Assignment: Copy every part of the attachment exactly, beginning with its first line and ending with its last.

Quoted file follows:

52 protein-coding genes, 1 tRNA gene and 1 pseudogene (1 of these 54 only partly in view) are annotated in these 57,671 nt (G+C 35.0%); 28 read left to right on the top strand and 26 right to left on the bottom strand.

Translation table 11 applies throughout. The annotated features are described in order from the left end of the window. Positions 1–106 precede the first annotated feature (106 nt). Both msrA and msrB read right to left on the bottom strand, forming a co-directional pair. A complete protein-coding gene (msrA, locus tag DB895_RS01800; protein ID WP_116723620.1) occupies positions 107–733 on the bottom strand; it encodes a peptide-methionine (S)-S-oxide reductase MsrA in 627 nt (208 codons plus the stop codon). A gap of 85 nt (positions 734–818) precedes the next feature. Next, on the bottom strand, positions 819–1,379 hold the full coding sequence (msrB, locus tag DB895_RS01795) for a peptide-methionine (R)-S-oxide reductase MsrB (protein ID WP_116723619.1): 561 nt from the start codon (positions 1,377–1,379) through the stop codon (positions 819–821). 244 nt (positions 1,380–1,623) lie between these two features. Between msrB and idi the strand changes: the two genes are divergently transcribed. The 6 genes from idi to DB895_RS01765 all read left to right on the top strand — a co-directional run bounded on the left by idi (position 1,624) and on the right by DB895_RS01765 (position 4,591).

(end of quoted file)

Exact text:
52 protein-coding genes, 1 tRNA gene and 1 pseudogene (1 of these 54 only partly in view) are annotated in these 57,671 nt (G+C 35.0%); 28 read left to right on the top strand and 26 right to left on the bottom strand.

Translation table 11 applies throughout. The annotated features are described in order from the left end of the window. Positions 1–106 precede the first annotated feature (106 nt). Both msrA and msrB read right to left on the bottom strand, forming a co-directional pair. A complete protein-coding gene (msrA, locus tag DB895_RS01800; protein ID WP_116723620.1) occupies positions 107–733 on the bottom strand; it encodes a peptide-methionine (S)-S-oxide reductase MsrA in 627 nt (208 codons plus the stop codon). A gap of 85 nt (positions 734–818) precedes the next feature. Next, on the bottom strand, positions 819–1,379 hold the full coding sequence (msrB, locus tag DB895_RS01795) for a peptide-methionine (R)-S-oxide reductase MsrB (protein ID WP_116723619.1): 561 nt from the start codon (positions 1,377–1,379) through the stop codon (positions 819–821). 244 nt (positions 1,380–1,623) lie between these two features. Between msrB and idi the strand changes: the two genes are divergently transcribed. The 6 genes from idi to DB895_RS01765 all read left to right on the top strand — a co-directional run bounded on the left by idi (position 1,624) and on the right by DB895_RS01765 (position 4,591).